Virginia vs the Austin Magic Pistol

Recently, a friend sent me a link to a article about vintage toys that would be considered wildly irresponsible by today’s consumer safety standards.

The article itself was a hilarious read but what really caught my attention was the #2 toy on the list; the Austin Magic Pistol.  This marvel of 1950’s engineering fired a ping-pong sized plastic ball by igniting the combustible gases generated when you added water to the provided ‘magic crystals.’

Those ‘magic crystals’ were in fact calcium carbide and the resulting combustion was impressive indeed as the video below demonstrates.

This ingenius little device is apparently much sought after by toy collectors and I did a little searching on eBay myself but never found one.  As it turns out, I was lucky to have not found one.

While I was doing the research for my article on Virginia’s air gun laws, I discovered that, back in 1950 when the Austin Magic Pistol and its progenitors were all the rage, Virginia passed a law prohibiting the selling or gifting of such toys.  Originally passed as § 18.1-347, the law is still on the books at § 18.2-284.

No person shall sell, barter, exchange, furnish, or dispose of by purchase, gift or in any other manner any toy gun, pistol, rifle or other toy firearm, if the same shall, by action of an explosion of a combustible material, discharge blank or ball charges. Any person violating the provisions of this section shall be guilty of a Class 4 misdemeanor. Each sale of any of the articles hereinbefore specified to any person shall constitute a separate offense.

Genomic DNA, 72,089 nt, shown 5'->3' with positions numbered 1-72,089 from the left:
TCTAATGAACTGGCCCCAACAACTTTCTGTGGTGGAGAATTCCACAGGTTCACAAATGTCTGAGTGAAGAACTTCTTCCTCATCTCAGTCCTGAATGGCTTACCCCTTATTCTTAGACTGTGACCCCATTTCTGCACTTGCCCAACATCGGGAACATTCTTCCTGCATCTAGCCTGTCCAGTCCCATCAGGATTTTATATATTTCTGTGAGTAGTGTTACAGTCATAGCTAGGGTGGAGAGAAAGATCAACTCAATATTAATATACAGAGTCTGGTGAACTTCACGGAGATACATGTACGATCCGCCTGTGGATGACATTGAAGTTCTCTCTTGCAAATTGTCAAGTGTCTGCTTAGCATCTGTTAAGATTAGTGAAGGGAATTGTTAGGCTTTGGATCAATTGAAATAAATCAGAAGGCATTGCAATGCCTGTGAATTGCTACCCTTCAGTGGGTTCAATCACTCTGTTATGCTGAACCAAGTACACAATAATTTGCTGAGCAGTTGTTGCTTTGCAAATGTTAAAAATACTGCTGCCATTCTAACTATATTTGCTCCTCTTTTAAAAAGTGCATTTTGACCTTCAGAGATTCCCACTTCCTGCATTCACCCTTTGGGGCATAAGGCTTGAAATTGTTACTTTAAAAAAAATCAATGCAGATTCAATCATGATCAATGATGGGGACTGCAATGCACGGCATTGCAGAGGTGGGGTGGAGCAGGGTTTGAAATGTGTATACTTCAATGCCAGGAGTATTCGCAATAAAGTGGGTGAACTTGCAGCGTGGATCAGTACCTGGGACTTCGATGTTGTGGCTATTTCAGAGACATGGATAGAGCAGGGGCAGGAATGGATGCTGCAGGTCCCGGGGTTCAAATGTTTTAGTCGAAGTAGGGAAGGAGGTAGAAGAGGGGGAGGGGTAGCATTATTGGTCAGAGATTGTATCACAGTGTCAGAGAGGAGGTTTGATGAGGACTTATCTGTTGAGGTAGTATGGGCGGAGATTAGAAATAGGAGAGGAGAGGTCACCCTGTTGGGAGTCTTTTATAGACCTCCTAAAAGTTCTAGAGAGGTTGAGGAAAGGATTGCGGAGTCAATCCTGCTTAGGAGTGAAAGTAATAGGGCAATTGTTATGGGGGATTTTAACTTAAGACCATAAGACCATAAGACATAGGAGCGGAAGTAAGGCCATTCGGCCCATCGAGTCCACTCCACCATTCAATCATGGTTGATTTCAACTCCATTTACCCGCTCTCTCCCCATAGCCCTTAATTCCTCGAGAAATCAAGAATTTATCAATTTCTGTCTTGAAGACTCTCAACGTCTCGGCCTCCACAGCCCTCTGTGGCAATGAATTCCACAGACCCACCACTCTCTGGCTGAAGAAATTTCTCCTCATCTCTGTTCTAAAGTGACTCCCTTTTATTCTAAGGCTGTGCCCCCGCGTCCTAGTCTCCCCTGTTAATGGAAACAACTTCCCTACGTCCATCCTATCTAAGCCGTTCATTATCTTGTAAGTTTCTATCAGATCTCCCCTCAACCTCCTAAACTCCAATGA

Nothing in this section shall be construed as preventing the sale of what are commonly known as cap pistols.

So if you have one of these unique pieces of toy history, don’t sell it to a Virginia resident. You don’t want to have to explain to the other inmates that you were arrested for selling a ‘Magic Pistol.’

About John Pierce

Monachus Lex is written by Virginia attorney John Pierce. John is a life-long gun rights advocate, an NRA certified instructor and co-founder of the nationwide gun rights group

He has an undergraduate degree in Computer Information Systems, an MBA from George Mason University and is a 2012 Honors Graduate of Hamline University School of Law in St. Paul, MN.

Professionally, John is a member of the American Bar Association Second Amendment Civil Rights Litigation Subcommittee and his writings have been published by the ABA Civil Rights Litigation Committee and the ABA Minority Trial Lawyer Committee.

In addition, his open carry advocacy has been featured on Nightline and The Daily Show With Jon Stewart.
This entry was posted in Fun, History, Toy Guns, Virginia. Bookmark the permalink.

5 Responses to Virginia vs the Austin Magic Pistol

  1. Grapeshot says:

    Well obviously the law worked – don’t know anyone injured from one and it (the law) is still protecting us some 60 + years later. I feel so warm, fuzzy and safe ; )

  2. Liston says:

    Reminds me of the carbide cannon I had.

  3. Art says:

    I made a Carbide Cannon out of a 5 gal Paint Can… They were Metal back then Lol

  4. xyz says:

    cabelas may still sell those tubes of CC…they work great for fishing by grenade: just put some in the cap, screw onto bottle of water, shake and throw = boom and here comes dinner.

Leave a Reply

Your email address will not be published. Required fields are marked *